The Ticka Watch, a spy camera made by Houghtons of London from c.1905, was a camera designed to be small, easily carried and easily mistaken as a typical Edwardian timepiece. Complete with a detachable eyepiece fitment, they were popular with military officers and those working undercover or in secret in both the First and the Second World War.
This example offered in Bristol on May 22, housed in an original tin case and with reprinted instructions, came from the remarkable collection of Arthur Muggeridge (1919-2010).
Following his own military adventures, which included injuries sustained at Dunkirk and in Norway while involved in a 1941 raid called Operation Claymore, in later life he collected military items and particularly spy objects. When visiting Devon in the 1960s Muggeridge became acquainted with Charles Frazer Smith who had worked for MI6 and MI9 in the war, and designed spy items for the SOE and others. This collection of just over 50 lots was consigned by his family and raised over £17,000.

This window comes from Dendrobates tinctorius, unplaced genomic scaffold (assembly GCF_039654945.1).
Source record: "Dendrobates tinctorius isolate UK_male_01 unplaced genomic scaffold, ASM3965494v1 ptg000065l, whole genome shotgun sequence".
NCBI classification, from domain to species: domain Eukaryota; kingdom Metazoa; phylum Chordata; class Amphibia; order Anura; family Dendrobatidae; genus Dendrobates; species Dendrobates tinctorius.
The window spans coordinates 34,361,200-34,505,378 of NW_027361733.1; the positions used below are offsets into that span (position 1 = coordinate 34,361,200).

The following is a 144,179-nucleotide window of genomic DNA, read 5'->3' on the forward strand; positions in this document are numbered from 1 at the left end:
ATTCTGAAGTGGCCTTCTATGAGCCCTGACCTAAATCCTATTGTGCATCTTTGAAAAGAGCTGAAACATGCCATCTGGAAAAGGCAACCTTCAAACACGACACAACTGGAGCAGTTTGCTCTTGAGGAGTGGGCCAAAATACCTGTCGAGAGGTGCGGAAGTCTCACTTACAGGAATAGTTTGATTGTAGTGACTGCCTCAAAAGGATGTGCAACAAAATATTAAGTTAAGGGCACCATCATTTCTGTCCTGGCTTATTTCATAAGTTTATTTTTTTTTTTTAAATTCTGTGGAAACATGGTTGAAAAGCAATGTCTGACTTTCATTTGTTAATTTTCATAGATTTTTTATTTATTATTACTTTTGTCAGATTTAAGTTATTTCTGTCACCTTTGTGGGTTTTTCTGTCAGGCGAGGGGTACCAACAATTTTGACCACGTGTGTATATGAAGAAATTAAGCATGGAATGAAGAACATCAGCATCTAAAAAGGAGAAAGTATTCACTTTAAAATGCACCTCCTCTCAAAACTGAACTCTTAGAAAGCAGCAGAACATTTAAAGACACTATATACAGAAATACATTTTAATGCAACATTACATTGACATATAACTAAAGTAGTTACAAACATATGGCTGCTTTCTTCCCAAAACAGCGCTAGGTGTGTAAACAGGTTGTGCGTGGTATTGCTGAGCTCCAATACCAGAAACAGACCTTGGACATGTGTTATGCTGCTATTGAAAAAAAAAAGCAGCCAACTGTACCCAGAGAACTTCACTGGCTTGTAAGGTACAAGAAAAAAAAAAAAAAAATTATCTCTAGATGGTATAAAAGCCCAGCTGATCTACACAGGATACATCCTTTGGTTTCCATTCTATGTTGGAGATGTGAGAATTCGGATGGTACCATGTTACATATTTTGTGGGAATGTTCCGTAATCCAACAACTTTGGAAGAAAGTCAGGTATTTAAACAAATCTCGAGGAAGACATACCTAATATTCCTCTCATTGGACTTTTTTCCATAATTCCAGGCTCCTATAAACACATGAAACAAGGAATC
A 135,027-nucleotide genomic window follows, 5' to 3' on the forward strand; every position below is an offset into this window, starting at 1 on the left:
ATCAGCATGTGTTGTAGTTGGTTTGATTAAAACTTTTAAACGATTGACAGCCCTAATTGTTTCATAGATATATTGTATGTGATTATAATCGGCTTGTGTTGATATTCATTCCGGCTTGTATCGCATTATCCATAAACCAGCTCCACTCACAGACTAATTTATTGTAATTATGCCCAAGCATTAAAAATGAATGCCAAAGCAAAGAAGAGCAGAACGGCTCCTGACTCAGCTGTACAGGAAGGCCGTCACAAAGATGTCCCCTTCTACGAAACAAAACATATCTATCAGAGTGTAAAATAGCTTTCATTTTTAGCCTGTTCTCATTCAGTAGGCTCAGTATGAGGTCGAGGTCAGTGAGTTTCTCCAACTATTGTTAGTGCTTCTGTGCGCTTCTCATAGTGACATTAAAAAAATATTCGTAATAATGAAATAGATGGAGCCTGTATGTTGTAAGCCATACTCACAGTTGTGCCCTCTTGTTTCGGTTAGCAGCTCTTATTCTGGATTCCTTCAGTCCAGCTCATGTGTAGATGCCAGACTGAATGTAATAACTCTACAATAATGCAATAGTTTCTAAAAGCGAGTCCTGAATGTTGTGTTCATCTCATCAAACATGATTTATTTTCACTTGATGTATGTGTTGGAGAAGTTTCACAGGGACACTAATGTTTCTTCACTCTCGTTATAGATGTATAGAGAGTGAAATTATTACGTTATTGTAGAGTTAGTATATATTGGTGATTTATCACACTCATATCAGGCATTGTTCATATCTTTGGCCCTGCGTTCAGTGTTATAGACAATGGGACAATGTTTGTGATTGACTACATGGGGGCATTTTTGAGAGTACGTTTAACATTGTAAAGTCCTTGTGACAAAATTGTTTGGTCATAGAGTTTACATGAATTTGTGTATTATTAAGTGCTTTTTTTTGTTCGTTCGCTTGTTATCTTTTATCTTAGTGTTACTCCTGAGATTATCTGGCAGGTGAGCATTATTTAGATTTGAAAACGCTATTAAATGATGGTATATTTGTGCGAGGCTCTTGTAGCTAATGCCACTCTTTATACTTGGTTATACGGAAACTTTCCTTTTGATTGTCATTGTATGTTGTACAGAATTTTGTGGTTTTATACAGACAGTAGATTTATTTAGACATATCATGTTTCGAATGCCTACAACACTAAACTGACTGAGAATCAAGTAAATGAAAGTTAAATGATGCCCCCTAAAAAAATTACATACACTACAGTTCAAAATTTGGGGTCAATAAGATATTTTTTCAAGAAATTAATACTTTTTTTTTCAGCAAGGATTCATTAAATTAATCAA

The Ticka Watch was keenly fought over by two museums – one UK based, the other in the US. The former won with an 11-times-top-estimate bid of £2200.
A Cold War spy gadget in wristwatch form sold to a private UK buyer on thesaleroom.com at a mid-estimate £340 at North Yorkshire saleroom Elstob & Elstob (22% buyer’s premium) on May 28. Developed by the Hamburg company Protona, this was state-of-the-art recording technology in the 1950s.
The case, complete with a tachymeter, dials and second hand, bears the name of the Swiss-German watchmaker Hanhart. However – instead of a movement – it contains a microphone with an attached cable to run up the side of the wearer’s arm where a tape recorder was hidden. Priced at the time at DM350, these were widely used by secret services around the world.